• Thalamus Controls Development and Expression of Arousal States in Visual Cortex[2] "Two major checkpoints of development in cerebral cortex are the acquisition of continuous spontaneous activity and the modulation of this activity by behavioral state. Despite the critical importance of these functions, the circuit mechanisms of their development remain unknown. Here we use the rodent visual system as a model to test the hypothesis that the locus of circuit change responsible for the developmental acquisition of continuity and state dependence measured in sensory cortex is relay thalamus, rather than the local cortical circuitry or the interconnectivity of the two structures. We conducted simultaneous recordings in the dorsal lateral geniculate nucleus (dLGN) and primary visual cortex (VC) of awake, head-fixed male and female rats using linear multielectrode arrays throughout early development. We find that activity in dLGN becomes continuous and positively correlated with movement (a measure of state dependence) on P13, the same day as VC, and that these properties are not dependent on VC activity. By contrast, silencing dLGN after P13 causes activity in VC to become discontinuous and movement to suppress, rather than augment, cortical firing, effectively reversing development. Thalamic bursting, a core characteristic of non-aroused states, emerged later, on P16, suggesting these processes are developmentally independent. Together our results indicate that cellular or circuit changes in relay thalamus are critical drivers for the maturation of background activity, which occurs around term in humans.SIGNIFICANCE STATEMENT The developing brain acquires two crucial features, continuous spontaneous activity and its modulation by arousal state, around term in humans and before the onset of sensory experience in rodents. This developmental transition in cortical activity, as measured by electroencephalogram (EEG), is an important milestone for normal brain development and indicates a good prognosis for babies born preterm and/or suffering brain damage such as hypoxic-ischemic encephalopathy."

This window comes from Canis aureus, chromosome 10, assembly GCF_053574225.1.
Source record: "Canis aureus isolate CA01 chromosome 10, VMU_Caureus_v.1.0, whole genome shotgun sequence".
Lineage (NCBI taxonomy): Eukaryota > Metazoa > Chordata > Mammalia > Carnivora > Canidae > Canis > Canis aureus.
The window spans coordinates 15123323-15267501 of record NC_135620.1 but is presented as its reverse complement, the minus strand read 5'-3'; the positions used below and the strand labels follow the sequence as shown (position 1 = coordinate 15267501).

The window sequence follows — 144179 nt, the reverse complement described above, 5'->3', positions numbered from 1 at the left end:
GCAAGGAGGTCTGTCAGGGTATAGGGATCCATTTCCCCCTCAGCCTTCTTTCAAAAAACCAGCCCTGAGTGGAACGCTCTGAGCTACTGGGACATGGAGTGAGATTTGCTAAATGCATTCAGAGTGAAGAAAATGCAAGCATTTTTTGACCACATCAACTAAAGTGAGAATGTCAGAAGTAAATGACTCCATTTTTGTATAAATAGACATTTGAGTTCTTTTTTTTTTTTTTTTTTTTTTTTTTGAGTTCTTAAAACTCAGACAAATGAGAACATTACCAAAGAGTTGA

• Wnt3 and Wnt3a are required for induction of the mid-diencephalic organizer in the caudal forebrain[3] "The thalamus is located in the caudal diencephalon and is the central relay station between the sense organs and higher brain areas. The mid-diencephalic organizer (MDO) orchestrates the development of the thalamus by releasing secreted signaling molecules such as Shh. Here we show that canonical Wnt signaling in the caudal forebrain is required for the formation of the Shh-secreting MD organizer in zebrafish. "